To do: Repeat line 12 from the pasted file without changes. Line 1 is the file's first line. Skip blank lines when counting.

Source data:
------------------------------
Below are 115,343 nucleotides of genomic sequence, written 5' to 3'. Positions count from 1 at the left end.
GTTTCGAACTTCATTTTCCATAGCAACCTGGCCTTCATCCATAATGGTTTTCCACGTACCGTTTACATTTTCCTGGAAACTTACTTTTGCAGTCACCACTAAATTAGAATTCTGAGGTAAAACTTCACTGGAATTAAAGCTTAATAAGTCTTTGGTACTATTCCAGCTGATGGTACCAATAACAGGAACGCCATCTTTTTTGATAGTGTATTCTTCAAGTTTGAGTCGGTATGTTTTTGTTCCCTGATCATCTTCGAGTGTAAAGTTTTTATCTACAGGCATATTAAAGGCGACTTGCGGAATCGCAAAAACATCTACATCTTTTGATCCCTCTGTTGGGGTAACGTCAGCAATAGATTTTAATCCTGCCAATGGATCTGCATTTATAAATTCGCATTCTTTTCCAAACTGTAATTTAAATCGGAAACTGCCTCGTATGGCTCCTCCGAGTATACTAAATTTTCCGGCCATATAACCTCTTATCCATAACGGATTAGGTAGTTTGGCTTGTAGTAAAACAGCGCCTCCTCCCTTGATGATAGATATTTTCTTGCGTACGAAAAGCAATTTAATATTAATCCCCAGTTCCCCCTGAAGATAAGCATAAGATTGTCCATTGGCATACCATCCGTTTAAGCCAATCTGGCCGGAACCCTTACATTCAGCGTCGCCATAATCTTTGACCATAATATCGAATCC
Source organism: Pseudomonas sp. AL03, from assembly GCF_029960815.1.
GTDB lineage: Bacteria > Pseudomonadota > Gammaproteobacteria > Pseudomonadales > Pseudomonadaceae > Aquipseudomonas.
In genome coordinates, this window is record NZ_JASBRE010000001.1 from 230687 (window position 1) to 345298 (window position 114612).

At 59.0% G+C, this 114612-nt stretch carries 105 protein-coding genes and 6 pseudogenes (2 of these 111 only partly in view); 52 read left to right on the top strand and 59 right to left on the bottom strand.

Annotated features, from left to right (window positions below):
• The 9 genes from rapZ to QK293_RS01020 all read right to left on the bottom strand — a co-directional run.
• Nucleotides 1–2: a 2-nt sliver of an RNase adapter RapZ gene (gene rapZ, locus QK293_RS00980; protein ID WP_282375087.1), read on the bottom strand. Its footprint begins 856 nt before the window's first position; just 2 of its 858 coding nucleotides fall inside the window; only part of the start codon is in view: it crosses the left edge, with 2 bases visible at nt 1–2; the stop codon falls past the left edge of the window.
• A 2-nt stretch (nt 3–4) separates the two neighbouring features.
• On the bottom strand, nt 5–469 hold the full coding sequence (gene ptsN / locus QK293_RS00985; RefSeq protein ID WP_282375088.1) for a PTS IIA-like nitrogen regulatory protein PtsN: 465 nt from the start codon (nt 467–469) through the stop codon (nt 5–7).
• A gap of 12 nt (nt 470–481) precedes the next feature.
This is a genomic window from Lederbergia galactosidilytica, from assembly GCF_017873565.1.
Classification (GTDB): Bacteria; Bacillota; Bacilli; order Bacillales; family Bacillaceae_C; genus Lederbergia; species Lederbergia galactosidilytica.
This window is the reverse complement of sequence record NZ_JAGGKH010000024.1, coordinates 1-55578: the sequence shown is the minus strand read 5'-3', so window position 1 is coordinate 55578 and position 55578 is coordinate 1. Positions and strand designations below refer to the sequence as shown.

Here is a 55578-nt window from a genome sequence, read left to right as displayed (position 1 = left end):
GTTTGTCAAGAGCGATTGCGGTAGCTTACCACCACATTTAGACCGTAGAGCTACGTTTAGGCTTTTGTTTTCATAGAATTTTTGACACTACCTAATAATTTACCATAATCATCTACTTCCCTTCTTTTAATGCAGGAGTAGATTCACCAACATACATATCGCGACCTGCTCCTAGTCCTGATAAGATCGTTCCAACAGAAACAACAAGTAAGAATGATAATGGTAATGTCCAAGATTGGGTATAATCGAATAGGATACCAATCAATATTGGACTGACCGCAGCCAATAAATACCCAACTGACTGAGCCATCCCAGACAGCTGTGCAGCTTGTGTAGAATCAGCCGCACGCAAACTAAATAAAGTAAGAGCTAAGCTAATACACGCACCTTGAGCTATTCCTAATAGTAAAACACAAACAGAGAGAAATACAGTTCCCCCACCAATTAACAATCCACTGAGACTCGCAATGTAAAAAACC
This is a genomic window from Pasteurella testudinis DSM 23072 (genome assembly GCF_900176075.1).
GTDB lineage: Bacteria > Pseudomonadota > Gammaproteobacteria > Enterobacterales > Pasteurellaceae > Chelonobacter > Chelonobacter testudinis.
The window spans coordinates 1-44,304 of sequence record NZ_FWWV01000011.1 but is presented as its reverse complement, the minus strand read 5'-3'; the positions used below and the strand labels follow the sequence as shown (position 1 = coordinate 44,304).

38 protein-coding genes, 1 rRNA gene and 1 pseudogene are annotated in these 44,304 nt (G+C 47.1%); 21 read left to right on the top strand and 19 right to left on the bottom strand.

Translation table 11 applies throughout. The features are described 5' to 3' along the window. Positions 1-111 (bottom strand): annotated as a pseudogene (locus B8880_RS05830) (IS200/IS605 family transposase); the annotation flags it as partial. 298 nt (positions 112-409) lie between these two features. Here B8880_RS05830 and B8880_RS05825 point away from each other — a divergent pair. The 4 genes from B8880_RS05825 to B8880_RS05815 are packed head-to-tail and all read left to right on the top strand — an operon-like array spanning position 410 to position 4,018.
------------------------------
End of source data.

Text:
• A gap of 12 nt (nt 470–481) precedes the next feature.